When you have been charged with the suspicion of driving under the influence of alcohol and/or drugs under California Vehicle Code §23152 or §23153, you will be given a Court date to appear before a Criminal Judge in Criminal Court.
It is also very important that you call the DMV within the right jurisdiction and request a DMV hearing within ten days of your arrest. If you do not call the DMV within ten days, you will forfeit the opportunity to have a hearing regarding your driving privileges. If you call in a timely manner, the DMV will put a stay on your license pending your hearing.
The DMV hearing is very different from the criminal court appearance. It is held in front of a DMV hearing officer, and there is no government attorney speaking on behalf of the government. It is the job of the hearing officer to not only make a decision regarding your hearing privileges, but it is also their job to defend against you on behalf of the government. Although, they are meant to be neutral, it is very difficult to win a DMV hearing.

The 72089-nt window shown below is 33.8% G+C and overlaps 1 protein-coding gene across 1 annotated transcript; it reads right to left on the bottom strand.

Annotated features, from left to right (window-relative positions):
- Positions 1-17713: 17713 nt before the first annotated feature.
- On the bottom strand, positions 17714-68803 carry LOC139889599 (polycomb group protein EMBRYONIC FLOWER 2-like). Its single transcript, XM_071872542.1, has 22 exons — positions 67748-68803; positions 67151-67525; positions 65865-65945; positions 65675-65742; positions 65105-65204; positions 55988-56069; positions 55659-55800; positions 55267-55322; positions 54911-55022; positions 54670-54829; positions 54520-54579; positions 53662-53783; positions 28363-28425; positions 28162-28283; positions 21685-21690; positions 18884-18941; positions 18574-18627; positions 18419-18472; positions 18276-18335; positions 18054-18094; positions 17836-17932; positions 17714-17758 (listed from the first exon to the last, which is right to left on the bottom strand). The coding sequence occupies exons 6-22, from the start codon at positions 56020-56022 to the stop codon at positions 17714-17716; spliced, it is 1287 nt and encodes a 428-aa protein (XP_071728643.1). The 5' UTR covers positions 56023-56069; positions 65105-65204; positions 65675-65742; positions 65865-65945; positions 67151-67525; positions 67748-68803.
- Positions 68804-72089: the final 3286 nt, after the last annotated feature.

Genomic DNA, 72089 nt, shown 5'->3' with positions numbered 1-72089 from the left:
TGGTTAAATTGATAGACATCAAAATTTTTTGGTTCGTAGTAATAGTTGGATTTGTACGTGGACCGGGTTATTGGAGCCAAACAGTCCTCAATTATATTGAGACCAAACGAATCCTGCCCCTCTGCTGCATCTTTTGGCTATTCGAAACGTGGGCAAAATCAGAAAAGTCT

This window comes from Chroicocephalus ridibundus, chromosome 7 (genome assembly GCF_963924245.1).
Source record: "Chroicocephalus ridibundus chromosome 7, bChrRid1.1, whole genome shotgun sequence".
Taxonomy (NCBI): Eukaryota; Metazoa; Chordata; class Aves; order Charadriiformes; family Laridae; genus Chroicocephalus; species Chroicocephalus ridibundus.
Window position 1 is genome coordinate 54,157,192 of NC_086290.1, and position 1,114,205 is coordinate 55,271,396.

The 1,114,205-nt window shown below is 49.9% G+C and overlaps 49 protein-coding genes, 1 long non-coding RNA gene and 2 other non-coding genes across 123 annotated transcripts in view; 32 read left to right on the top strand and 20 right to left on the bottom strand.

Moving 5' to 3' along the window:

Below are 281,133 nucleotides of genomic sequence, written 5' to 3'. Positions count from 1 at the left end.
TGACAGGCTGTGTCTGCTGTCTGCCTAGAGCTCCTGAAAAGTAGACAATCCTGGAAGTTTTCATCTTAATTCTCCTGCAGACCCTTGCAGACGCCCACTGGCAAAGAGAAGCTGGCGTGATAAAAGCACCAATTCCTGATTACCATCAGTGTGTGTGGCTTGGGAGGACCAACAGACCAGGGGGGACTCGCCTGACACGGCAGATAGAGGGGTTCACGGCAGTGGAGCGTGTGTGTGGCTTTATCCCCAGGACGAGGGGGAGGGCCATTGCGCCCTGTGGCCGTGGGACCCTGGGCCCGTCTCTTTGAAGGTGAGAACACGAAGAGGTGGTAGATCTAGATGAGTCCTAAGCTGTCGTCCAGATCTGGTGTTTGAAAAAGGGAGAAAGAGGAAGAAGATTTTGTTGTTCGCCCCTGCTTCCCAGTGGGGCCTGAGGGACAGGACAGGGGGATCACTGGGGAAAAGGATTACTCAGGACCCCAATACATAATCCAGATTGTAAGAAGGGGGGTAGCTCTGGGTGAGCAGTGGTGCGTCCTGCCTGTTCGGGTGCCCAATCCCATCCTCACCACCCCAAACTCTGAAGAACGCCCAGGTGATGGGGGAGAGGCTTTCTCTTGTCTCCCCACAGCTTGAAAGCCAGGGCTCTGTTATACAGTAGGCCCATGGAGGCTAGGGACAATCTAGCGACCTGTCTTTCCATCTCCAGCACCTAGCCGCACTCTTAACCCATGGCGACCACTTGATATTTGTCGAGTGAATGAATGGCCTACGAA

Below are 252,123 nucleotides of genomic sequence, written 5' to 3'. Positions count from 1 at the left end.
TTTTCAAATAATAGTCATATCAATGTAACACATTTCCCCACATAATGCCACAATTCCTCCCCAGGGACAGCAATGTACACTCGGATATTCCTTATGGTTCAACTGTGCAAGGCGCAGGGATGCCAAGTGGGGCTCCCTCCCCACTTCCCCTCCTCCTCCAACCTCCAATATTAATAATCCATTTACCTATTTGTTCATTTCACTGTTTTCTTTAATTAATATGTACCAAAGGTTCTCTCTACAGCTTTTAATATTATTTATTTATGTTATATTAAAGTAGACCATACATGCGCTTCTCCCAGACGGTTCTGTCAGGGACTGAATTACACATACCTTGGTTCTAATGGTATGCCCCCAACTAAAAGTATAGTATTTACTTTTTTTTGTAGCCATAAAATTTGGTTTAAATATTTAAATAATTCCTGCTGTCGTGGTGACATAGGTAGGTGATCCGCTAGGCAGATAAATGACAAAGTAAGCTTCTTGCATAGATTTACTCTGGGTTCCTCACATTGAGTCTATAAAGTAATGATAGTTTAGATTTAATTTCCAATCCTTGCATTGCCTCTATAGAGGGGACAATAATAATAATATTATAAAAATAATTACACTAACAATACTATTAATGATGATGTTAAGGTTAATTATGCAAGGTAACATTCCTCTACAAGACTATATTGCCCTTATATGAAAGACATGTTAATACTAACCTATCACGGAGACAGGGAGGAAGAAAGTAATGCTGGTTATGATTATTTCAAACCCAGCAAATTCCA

To present your case, your attorney can present your testimony, the police report and any other information and evidence that is crucial to your case.
It is also the burden of the DMV to prove that the blood or breath test measuring your Blood Alcohol level was taken within 3 hours of the beginning of the DUI investigation. Only if the test was administered within 3 hours is it deemed to be accurate, and only then can the DMV consider the evidence of the BAC test to be considered against you.
In a majority of cases it is not difficult for the DMV to prove that the test was administered within three hours of the initial start of the investigation. A majority of the arrest and thereafter are recorded, or it is noted in the officer’s observations or report. All the DMV hearing officer has to do is demonstrate that it was within 3 hours.
In many cases, however,sit is not so easy to prove whether the blood alcohol test was administered within three hours. For example, if there is no accurate surveillance and the officer did not note the time of arrest, then it may difficult to accurately pinpoint when the test was administered in relation to the start of the DUI investigation. Although it is rare that it happens, it is entirely possible. If there is even a slight doubt in establishing whether the BAC was administered within three hours, you have a strong chance of setting aside the license suspension.
If the arresting officer in your case failed to provide an accurate timeline, it is important for you to consult a Los Angeles Criminal Defense lawyer who can review the facts of your case with you. They will be able to prepare a strong argument in your favor so that you have the least possible chances of having your license suspended.